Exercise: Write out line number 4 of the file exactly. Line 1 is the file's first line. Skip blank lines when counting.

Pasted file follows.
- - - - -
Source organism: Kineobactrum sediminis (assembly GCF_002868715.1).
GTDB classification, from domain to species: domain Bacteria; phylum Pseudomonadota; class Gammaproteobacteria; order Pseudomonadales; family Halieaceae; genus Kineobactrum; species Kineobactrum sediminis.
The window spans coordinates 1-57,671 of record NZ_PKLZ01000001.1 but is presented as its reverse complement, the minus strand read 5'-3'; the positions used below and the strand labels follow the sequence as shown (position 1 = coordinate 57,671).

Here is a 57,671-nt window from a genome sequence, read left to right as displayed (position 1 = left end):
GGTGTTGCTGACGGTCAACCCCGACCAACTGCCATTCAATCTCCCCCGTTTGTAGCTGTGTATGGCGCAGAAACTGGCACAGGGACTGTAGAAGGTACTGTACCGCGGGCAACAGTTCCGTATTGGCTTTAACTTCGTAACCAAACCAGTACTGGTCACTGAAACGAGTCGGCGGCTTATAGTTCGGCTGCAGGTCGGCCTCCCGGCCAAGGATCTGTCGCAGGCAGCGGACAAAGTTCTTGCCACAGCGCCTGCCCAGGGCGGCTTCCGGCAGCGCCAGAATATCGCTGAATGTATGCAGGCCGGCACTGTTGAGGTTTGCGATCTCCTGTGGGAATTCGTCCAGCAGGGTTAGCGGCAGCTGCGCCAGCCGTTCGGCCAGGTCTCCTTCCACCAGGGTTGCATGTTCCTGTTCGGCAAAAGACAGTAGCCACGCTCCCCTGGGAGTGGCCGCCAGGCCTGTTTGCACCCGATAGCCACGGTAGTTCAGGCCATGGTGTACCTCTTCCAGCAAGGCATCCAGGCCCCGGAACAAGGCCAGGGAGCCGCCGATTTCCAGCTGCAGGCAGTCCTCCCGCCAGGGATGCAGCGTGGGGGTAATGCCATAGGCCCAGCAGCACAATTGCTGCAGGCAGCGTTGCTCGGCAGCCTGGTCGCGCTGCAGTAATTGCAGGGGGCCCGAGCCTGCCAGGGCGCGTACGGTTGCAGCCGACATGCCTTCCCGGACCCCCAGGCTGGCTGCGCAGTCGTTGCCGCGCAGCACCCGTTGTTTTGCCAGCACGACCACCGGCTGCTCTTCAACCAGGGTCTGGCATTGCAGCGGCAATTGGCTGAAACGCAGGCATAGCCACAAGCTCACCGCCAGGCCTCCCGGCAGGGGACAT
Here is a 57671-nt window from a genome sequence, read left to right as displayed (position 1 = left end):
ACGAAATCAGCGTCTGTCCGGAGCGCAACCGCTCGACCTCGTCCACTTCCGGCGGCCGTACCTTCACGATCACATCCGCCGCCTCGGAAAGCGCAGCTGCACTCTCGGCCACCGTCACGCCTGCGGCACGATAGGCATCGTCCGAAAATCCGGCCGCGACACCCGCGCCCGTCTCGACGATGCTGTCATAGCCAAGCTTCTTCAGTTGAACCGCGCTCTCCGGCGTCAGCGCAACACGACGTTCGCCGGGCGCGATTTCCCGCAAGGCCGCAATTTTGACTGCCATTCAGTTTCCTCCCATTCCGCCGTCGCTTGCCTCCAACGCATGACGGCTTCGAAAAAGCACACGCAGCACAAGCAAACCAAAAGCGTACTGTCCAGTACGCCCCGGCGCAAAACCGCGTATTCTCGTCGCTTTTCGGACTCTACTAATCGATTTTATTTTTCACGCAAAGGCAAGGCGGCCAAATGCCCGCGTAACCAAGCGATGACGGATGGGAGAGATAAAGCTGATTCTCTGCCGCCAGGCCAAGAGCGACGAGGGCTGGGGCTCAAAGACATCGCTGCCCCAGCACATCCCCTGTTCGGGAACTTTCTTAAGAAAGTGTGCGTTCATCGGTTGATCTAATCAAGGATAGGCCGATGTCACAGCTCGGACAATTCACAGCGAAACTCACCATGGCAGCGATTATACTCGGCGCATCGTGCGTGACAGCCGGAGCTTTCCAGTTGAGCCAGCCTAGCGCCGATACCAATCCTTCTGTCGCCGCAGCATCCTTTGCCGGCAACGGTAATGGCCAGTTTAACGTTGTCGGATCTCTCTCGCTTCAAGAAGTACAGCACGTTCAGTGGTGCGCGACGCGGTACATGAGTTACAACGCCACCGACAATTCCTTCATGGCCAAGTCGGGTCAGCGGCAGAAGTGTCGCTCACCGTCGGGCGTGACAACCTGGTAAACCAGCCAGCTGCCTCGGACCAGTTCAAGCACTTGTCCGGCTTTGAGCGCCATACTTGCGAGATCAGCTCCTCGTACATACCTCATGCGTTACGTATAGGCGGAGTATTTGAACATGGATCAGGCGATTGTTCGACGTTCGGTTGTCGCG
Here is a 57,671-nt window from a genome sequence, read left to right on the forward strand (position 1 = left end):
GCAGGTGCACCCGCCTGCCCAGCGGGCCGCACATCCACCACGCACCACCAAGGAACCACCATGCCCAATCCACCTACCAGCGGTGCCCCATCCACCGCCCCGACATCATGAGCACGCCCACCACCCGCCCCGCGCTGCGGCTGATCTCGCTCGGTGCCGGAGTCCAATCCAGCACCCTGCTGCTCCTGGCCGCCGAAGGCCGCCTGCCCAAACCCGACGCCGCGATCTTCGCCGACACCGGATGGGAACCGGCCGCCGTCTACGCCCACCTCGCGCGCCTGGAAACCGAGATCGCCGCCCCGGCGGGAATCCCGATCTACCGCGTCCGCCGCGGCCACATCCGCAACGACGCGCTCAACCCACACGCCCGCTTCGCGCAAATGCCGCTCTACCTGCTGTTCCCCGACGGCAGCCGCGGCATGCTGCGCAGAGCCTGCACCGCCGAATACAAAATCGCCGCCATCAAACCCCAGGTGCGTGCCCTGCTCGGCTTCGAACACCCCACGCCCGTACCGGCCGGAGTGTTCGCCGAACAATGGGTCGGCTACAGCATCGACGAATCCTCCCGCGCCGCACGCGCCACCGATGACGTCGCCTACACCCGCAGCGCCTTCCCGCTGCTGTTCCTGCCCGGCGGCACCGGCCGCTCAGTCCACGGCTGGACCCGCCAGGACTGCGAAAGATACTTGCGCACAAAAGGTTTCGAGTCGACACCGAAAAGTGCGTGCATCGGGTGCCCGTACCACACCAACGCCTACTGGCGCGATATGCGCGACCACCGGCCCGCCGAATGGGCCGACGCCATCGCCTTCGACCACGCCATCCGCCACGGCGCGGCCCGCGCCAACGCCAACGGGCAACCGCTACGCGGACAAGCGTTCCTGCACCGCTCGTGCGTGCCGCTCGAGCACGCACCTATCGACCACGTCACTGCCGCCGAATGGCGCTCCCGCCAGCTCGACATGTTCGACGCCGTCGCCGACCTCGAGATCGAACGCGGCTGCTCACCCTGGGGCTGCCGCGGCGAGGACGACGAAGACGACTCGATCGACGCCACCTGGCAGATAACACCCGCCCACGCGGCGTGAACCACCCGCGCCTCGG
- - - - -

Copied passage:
Here is a 57,671-nt window from a genome sequence, read left to right as displayed (position 1 = left end):